A few weeks ago, I had the chance to see Fujitsu’s new process discovery product/service in action. Unlike the usual sort of process discovery, which involves business analysts running around and documenting what people are doing, this automates the discovery of business processes by examining logs of existing applications.
The problem with the manual process discovery — based on observation, interview and operations/procedures manuals — is that it’s very labor-intensive, and can produce inaccurate results. The inaccuracies can be due to the level of experience of the business analysts, as well as what Michael zur Muehlen refers to as “process confabulation”: when you ask someone about what they do and they don’t have a good answer, they’re just as likely to make something up as they are to admit that they don’t know. I’ve seen this a lot, and tend to base most of what I do in process discovery on observation rather than interviews so that I can see the actual process; my ears perk up when I hear “well, we’re supposed to do it this way, but this is what we actually do”.
In a lot of cases, information about the business processes that are actually executed is embodied within existing enterprise applications, and saved to databases and log files. These could be supply chain, ERP, databases, legacy transactional systems or any other system that records events in some fashion. It is possible to install measurement tools on these systems to track what’s happening, or modify these systems to emit events, but Fujitsu’s new process discovery product/service extracts events from existing database and logs without modifications to existing systems. The real magic, however, comes in the software that Fujitsu has created to visualize those events in the context of a business process, and separate the “happy path” from the exceptions. Once that’s done, it’s possible to look at the ways to reduce exceptions, since the events that cause those exceptions are well understood.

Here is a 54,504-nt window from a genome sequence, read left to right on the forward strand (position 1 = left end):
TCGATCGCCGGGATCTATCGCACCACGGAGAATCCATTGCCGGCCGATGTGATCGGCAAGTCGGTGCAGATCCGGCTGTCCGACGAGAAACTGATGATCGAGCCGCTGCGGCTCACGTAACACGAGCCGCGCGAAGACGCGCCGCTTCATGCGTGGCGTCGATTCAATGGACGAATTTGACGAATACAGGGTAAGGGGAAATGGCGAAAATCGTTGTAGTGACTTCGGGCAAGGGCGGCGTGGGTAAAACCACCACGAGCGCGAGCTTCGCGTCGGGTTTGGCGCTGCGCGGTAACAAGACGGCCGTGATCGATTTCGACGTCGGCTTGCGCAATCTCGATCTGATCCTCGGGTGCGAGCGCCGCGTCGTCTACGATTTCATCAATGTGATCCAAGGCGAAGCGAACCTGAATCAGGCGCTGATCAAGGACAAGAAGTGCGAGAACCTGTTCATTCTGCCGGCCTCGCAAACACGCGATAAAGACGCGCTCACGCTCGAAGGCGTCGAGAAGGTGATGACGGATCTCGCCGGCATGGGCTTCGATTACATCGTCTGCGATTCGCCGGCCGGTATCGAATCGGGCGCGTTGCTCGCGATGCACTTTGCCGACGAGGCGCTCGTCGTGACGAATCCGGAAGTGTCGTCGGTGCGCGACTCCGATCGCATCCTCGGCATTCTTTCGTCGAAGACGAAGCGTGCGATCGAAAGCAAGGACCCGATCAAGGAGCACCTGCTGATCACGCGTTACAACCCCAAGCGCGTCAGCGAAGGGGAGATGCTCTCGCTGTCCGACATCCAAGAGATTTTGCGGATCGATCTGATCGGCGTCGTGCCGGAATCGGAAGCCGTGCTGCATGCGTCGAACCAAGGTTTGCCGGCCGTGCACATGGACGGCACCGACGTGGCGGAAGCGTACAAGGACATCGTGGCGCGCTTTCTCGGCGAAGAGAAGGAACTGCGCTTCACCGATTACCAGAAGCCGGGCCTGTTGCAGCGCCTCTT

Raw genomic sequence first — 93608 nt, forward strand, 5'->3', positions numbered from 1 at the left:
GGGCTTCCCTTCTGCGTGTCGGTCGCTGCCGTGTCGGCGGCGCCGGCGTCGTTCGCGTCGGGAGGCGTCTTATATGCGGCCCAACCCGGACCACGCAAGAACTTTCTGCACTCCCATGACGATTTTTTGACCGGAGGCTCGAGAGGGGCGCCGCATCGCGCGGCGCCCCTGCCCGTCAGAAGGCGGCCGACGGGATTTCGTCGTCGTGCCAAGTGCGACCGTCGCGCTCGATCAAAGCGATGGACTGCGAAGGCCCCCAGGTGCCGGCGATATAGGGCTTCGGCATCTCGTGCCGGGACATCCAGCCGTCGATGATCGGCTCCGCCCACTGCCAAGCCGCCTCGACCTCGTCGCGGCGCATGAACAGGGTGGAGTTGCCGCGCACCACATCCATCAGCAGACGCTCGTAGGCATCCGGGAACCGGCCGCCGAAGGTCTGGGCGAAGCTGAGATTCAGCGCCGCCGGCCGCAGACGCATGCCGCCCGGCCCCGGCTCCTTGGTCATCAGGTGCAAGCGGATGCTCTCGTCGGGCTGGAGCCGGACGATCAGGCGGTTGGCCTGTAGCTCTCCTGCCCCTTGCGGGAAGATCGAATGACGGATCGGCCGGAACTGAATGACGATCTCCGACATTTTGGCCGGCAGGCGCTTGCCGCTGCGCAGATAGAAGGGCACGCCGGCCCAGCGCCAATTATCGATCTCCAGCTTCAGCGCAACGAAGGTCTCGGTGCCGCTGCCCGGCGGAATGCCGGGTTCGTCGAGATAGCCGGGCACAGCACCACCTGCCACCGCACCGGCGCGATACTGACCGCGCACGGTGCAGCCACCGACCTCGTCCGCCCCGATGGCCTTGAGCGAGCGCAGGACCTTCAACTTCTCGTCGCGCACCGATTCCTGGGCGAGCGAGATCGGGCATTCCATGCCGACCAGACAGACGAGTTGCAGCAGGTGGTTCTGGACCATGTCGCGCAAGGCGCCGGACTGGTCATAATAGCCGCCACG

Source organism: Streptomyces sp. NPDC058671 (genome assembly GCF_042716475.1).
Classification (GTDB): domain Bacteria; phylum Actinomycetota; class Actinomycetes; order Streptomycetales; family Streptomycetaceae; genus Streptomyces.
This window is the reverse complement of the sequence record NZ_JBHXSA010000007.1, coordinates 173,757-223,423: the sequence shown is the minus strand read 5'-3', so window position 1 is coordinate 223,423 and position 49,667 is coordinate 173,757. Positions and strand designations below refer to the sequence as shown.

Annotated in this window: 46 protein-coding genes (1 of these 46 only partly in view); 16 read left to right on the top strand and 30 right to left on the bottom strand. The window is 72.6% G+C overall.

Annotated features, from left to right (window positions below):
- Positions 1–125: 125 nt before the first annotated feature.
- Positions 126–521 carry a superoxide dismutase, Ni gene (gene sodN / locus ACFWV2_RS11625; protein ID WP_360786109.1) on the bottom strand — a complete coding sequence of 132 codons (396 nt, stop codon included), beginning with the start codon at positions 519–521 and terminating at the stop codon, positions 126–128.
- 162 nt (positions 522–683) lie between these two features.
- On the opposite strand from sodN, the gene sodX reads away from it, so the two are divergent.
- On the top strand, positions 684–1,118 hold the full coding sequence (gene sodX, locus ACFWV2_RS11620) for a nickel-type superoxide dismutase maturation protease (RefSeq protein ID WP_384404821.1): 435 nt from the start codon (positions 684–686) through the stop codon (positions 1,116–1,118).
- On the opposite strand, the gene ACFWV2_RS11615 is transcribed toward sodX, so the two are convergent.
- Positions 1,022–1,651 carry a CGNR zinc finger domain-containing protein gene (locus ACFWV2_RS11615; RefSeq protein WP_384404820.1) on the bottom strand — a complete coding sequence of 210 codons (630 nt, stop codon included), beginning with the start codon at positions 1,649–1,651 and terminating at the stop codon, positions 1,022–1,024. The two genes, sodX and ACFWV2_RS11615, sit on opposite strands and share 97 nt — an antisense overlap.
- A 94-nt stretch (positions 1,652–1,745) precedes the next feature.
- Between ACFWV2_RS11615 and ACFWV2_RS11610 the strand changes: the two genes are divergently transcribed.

I use the term “product/service” since all this manipulation and analysis requires some amount of training, and Fujitsu currently offers it as a consulting service, although there are standard software portions involved as part of that service. They have three levels of service, ranging from a basic extraction and visualization, to a more comprehensive analysis, to a customized offering. They’ve been using this with customers in Japan for some time — hence the Japanese case studies — and have recently launched their North American trial. Furthermore, it’s not specific to Fujitsu Interstage customers: this is really an independent effort of looking at your existing systems and optimizing your business processes. If that led to you buying Interstage, they’d be thrilled, but it’s not a prerequisite.
Looking at the new toys is the fun part of my job, so Keith Swenson took me for a test drive of the visualization tool. We were looking at a map of the events extracted from database logs for about 5,000 process instances, which were read into the process viewer using a standard CSV import. The straight-through path is detected and shown — in this case, it came from 632 process instances — but a slider control allowed us to change the threshold and add in more of the instances, up to 100% (which showed a pretty complex mess of a process).